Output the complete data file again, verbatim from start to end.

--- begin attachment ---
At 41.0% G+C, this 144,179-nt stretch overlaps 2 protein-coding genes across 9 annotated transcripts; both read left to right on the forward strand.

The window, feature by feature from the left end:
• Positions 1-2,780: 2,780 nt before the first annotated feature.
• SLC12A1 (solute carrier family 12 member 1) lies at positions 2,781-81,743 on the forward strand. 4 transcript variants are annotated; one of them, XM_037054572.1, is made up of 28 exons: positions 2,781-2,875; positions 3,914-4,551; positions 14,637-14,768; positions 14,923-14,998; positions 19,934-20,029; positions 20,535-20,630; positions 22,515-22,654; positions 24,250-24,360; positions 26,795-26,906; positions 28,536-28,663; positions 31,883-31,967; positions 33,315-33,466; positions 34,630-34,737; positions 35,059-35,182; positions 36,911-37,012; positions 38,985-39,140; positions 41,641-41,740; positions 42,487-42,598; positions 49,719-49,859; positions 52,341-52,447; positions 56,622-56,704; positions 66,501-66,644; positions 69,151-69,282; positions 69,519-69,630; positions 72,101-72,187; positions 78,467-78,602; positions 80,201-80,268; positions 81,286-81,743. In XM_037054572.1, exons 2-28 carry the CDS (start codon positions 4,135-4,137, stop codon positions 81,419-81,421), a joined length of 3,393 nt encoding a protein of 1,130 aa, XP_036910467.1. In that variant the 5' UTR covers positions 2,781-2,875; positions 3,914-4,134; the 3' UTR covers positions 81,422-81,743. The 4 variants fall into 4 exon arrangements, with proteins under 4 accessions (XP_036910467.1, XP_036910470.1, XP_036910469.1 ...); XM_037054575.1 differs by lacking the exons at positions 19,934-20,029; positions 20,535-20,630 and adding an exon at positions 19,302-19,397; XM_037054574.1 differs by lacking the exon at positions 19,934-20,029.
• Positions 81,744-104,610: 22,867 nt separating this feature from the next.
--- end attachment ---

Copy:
At 41.0% G+C, this 144,179-nt stretch overlaps 2 protein-coding genes across 9 annotated transcripts; both read left to right on the forward strand.

The window, feature by feature from the left end:
• Positions 1-2,780: 2,780 nt before the first annotated feature.
• SLC12A1 (solute carrier family 12 member 1) lies at positions 2,781-81,743 on the forward strand. 4 transcript variants are annotated; one of them, XM_037054572.1, is made up of 28 exons: positions 2,781-2,875; positions 3,914-4,551; positions 14,637-14,768; positions 14,923-14,998; positions 19,934-20,029; positions 20,535-20,630; positions 22,515-22,654; positions 24,250-24,360; positions 26,795-26,906; positions 28,536-28,663; positions 31,883-31,967; positions 33,315-33,466; positions 34,630-34,737; positions 35,059-35,182; positions 36,911-37,012; positions 38,985-39,140; positions 41,641-41,740; positions 42,487-42,598; positions 49,719-49,859; positions 52,341-52,447; positions 56,622-56,704; positions 66,501-66,644; positions 69,151-69,282; positions 69,519-69,630; positions 72,101-72,187; positions 78,467-78,602; positions 80,201-80,268; positions 81,286-81,743. In XM_037054572.1, exons 2-28 carry the CDS (start codon positions 4,135-4,137, stop codon positions 81,419-81,421), a joined length of 3,393 nt encoding a protein of 1,130 aa, XP_036910467.1. In that variant the 5' UTR covers positions 2,781-2,875; positions 3,914-4,134; the 3' UTR covers positions 81,422-81,743. The 4 variants fall into 4 exon arrangements, with proteins under 4 accessions (XP_036910467.1, XP_036910470.1, XP_036910469.1 ...); XM_037054575.1 differs by lacking the exons at positions 19,934-20,029; positions 20,535-20,630 and adding an exon at positions 19,302-19,397; XM_037054574.1 differs by lacking the exon at positions 19,934-20,029.
• Positions 81,744-104,610: 22,867 nt separating this feature from the next.